Man and Superman By George Bernard Shaw Act I

OCTAVIUS. Of you! No, not for a moment.

TANNER. [drily] I think he suspects me just a little.

OCTAVIUS. Jack: you couldn't — you wouldn't —

TANNER. Why not?

OCTAVIUS. [appalled] Why not!

TANNER. Oh, well, I'll tell you why not. First, you would feel bound to quarrel with me. Second, Violet doesn't like me. Third, if I had the honor of being the father of Violet's child, I should boast of it instead of denying it. So be easy: our Friendship is not in danger.

OCTAVIUS. I should have put away the suspicion with horror if only you would think and feel naturally about it. I beg your pardon.

TANNER. MY pardon! nonsense! And now let's sit down and have a family council. [He sits down. The rest follow his example, more or less under protest]. Violet is going to do the State a service; consequently she must be packed abroad like a criminal until it's over. What's happening upstairs?

ANN. Violet is in the housekeeper's room — by herself, of course.

TANNER. Why not in the drawingroom?

ANN. Don't be absurd, Jack. Miss Ramsden is in the drawingroom with my mother, considering what to do.

TANNER. Oh! the housekeeper's room is the penitentiary, I suppose; and the prisoner is waiting to be brought before her judges. The old cats!

ANN. Oh, Jack!

RAMSDEN. You are at present a guest beneath the roof of one of the old cats, sir. My sister is the mistress of this house.

TANNER. She would put me in the housekeeper's room, too, if she dared, Ramsden. However, I withdraw cats. Cats would have more sense. Ann: as your guardian, I order you to go to Violet at once and be particularly kind to her.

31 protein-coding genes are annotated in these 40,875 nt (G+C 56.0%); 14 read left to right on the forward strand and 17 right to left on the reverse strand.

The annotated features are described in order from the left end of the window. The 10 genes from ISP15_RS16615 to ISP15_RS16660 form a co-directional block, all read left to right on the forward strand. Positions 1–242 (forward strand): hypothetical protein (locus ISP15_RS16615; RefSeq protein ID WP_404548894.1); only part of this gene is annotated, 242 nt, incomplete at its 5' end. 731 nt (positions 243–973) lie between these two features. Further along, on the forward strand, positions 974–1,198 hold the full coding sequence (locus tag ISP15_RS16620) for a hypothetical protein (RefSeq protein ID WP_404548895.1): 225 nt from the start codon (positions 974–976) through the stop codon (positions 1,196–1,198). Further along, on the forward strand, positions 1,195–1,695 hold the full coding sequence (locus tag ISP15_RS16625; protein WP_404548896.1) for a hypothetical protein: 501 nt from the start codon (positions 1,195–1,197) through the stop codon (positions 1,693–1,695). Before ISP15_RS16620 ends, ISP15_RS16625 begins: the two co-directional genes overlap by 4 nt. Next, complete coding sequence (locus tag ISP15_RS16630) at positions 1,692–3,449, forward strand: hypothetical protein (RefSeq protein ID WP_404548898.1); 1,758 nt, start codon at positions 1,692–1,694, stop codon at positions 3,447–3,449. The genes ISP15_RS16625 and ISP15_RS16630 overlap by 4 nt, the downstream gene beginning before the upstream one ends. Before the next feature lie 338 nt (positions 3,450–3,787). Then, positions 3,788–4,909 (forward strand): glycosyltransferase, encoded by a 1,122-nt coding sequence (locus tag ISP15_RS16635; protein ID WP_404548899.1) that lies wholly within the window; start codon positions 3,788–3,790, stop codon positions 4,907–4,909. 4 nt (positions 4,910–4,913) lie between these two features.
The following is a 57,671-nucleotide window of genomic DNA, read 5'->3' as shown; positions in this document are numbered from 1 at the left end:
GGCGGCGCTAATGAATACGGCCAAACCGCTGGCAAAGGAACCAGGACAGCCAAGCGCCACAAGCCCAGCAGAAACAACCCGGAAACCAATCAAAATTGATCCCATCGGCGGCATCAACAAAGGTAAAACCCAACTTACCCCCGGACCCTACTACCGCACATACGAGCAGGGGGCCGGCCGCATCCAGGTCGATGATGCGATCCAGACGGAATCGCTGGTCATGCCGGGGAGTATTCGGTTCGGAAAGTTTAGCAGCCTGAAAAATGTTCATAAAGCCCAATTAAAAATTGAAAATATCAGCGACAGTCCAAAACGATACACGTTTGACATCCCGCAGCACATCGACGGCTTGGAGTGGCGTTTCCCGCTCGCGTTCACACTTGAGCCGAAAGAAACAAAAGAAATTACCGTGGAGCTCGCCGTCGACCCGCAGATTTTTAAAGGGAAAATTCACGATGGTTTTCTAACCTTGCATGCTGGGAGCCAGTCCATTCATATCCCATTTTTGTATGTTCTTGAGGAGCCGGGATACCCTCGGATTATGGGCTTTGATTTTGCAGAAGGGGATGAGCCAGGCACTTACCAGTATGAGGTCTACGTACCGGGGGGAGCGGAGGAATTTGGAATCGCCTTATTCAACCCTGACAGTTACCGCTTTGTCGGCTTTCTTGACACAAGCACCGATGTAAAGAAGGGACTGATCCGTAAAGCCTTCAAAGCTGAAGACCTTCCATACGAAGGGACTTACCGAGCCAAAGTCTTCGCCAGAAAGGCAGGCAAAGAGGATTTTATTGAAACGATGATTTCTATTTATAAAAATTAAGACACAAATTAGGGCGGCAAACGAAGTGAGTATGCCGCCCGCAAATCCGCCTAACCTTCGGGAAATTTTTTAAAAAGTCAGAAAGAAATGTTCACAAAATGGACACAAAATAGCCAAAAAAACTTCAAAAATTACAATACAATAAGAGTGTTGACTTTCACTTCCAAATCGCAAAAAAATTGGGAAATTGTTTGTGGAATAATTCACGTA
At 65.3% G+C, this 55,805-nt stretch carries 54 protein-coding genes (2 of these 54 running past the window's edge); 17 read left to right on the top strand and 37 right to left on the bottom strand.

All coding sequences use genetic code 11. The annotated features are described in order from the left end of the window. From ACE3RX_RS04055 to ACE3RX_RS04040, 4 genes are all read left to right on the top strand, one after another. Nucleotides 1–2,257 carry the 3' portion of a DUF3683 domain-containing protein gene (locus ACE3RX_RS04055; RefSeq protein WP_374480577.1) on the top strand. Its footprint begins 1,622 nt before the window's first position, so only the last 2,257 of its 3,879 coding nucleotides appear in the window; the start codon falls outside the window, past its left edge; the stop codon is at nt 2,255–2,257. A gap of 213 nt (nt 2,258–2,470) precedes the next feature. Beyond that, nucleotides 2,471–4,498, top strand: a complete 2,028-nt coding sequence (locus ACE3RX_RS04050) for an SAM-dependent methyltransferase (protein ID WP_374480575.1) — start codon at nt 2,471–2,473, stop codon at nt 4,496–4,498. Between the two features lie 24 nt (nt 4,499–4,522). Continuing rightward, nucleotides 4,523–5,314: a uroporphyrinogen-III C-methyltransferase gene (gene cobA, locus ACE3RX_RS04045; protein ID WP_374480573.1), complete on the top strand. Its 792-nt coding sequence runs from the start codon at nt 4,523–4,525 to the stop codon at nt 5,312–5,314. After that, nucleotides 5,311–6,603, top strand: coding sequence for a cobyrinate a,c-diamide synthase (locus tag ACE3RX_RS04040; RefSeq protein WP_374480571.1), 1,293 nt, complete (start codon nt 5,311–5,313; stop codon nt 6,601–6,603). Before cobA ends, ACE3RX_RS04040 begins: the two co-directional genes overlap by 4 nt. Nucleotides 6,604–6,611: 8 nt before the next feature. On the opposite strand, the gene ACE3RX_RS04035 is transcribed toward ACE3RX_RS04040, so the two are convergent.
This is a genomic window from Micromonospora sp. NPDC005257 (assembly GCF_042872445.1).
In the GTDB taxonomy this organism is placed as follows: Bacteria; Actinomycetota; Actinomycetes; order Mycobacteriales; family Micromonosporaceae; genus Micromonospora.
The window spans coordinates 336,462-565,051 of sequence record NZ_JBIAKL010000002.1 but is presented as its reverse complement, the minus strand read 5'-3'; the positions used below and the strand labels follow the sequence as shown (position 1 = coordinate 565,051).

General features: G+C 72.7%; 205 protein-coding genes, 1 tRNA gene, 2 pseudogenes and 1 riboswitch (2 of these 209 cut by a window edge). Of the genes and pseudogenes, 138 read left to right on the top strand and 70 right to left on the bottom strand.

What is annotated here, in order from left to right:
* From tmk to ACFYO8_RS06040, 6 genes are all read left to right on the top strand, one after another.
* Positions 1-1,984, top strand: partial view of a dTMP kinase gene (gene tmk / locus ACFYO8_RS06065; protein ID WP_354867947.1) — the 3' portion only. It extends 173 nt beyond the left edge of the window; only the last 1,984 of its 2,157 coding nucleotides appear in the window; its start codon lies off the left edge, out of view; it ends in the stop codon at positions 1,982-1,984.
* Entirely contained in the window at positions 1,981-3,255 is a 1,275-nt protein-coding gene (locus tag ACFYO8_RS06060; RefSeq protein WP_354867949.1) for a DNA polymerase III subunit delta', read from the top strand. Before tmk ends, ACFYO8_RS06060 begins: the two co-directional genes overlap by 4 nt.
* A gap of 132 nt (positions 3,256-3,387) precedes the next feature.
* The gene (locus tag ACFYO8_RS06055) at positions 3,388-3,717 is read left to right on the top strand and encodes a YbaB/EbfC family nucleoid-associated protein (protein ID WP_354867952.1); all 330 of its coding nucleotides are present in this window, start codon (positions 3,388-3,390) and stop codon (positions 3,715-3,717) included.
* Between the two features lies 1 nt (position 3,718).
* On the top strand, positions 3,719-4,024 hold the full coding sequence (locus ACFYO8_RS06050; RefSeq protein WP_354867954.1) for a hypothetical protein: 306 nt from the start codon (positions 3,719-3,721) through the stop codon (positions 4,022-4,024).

ANN. I have seen her, Jack. And I am sorry to say I am afraid she is going to be rather obstinate about going abroad. I think Tavy ought to speak to her about it.

OCTAVIUS. How can I speak to her about such a thing [he breaks down]?

ANN. Don't break down, Ricky. Try to bear it for all our sakes.

RAMSDEN. Life is not all plays and poems, Octavius. Come! face it like a man.

TANNER. [chafing again] Poor dear brother! Poor dear friends of the family! Poor dear Tabbies and Grimalkins. Poor dear everybody except the woman who is going to risk her life to create another life! Tavy: don't you be a selfish ass. Away with you and talk to Violet; and bring her down here if she cares to come. [Octavius rises]. Tell her we'll stand by her.

RAMSDEN. [rising] No, sir —

TANNER. [rising also and interrupting him] Oh, we understand: it's against your conscience; but still you'll do it.

OCTAVIUS. I assure you all, on my word, I never meant to be selfish. It's so hard to know what to do when one wishes earnestly to do right.

TANNER. My dear Tavy, your pious English habit of regarding the world as a moral gymnasium built expressly to strengthen your character in, occasionally leads you to think about your own confounded principles when you should be thinking about other people's necessities. The need of the present hour is a happy mother and a healthy baby. Bend your energies on that; and you will see your way clearly enough.

Octavius, much perplexed, goes out.

RAMSDEN. [facing Tanner impressively] And Morality, sir? What is to become of that?

TANNER. Meaning a weeping Magdalen and an innocent child branded with her shame. Not in our circle, thank you. Morality can go to its father the devil.

RAMSDEN. I thought so, sir. Morality sent to the devil to please our libertines, male and female. That is to be the future of England, is it?

TANNER. Oh, England will survive your disapproval. Meanwhile, I understand that you agree with me as to the practical course we are to take?

RAMSDEN. Not in your spirit sir. Not for your reasons.

TANNER. You can explain that if anybody calls you to account, here or hereafter. [He turns away, and plants himself in front of Mr Herbert Spencer, at whom he stares gloomily].

ANN. [rising and coming to Ramsden] Granny: hadn't you better go up to the drawingroom and tell them what we intend to do?